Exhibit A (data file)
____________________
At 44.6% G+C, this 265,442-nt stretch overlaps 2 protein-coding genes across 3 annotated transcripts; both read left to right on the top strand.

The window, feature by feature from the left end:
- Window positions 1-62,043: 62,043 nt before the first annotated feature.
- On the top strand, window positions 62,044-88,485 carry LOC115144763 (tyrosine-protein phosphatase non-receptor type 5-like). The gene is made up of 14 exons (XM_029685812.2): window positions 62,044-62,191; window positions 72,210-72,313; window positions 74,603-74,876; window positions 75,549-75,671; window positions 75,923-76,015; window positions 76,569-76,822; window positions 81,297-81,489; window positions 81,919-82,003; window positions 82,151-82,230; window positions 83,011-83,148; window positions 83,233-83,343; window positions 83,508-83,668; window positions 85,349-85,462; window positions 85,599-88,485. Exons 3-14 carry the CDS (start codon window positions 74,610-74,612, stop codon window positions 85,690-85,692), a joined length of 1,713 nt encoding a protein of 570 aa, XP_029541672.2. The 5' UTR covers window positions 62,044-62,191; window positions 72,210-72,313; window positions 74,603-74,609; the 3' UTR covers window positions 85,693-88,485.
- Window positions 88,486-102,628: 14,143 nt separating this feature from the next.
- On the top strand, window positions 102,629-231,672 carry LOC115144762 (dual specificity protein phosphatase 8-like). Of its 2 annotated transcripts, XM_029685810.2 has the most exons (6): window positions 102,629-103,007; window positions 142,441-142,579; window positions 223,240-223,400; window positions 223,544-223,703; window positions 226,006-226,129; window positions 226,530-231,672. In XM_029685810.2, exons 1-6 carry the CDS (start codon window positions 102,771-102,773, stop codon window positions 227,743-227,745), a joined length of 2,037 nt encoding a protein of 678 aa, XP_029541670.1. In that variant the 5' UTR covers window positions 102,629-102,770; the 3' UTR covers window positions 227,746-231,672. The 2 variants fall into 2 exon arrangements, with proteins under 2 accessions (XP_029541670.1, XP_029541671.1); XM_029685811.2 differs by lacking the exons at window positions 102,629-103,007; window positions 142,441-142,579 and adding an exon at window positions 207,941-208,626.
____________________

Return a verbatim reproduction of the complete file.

At 44.6% G+C, this 265,442-nt stretch overlaps 2 protein-coding genes across 3 annotated transcripts; both read left to right on the top strand.

The window, feature by feature from the left end:
- Window positions 1-62,043: 62,043 nt before the first annotated feature.
- On the top strand, window positions 62,044-88,485 carry LOC115144763 (tyrosine-protein phosphatase non-receptor type 5-like). The gene is made up of 14 exons (XM_029685812.2): window positions 62,044-62,191; window positions 72,210-72,313; window positions 74,603-74,876; window positions 75,549-75,671; window positions 75,923-76,015; window positions 76,569-76,822; window positions 81,297-81,489; window positions 81,919-82,003; window positions 82,151-82,230; window positions 83,011-83,148; window positions 83,233-83,343; window positions 83,508-83,668; window positions 85,349-85,462; window positions 85,599-88,485. Exons 3-14 carry the CDS (start codon window positions 74,610-74,612, stop codon window positions 85,690-85,692), a joined length of 1,713 nt encoding a protein of 570 aa, XP_029541672.2. The 5' UTR covers window positions 62,044-62,191; window positions 72,210-72,313; window positions 74,603-74,609; the 3' UTR covers window positions 85,693-88,485.
- Window positions 88,486-102,628: 14,143 nt separating this feature from the next.
- On the top strand, window positions 102,629-231,672 carry LOC115144762 (dual specificity protein phosphatase 8-like). Of its 2 annotated transcripts, XM_029685810.2 has the most exons (6): window positions 102,629-103,007; window positions 142,441-142,579; window positions 223,240-223,400; window positions 223,544-223,703; window positions 226,006-226,129; window positions 226,530-231,672. In XM_029685810.2, exons 1-6 carry the CDS (start codon window positions 102,771-102,773, stop codon window positions 227,743-227,745), a joined length of 2,037 nt encoding a protein of 678 aa, XP_029541670.1. In that variant the 5' UTR covers window positions 102,629-102,770; the 3' UTR covers window positions 227,746-231,672. The 2 variants fall into 2 exon arrangements, with proteins under 2 accessions (XP_029541670.1, XP_029541671.1); XM_029685811.2 differs by lacking the exons at window positions 102,629-103,007; window positions 142,441-142,579 and adding an exon at window positions 207,941-208,626.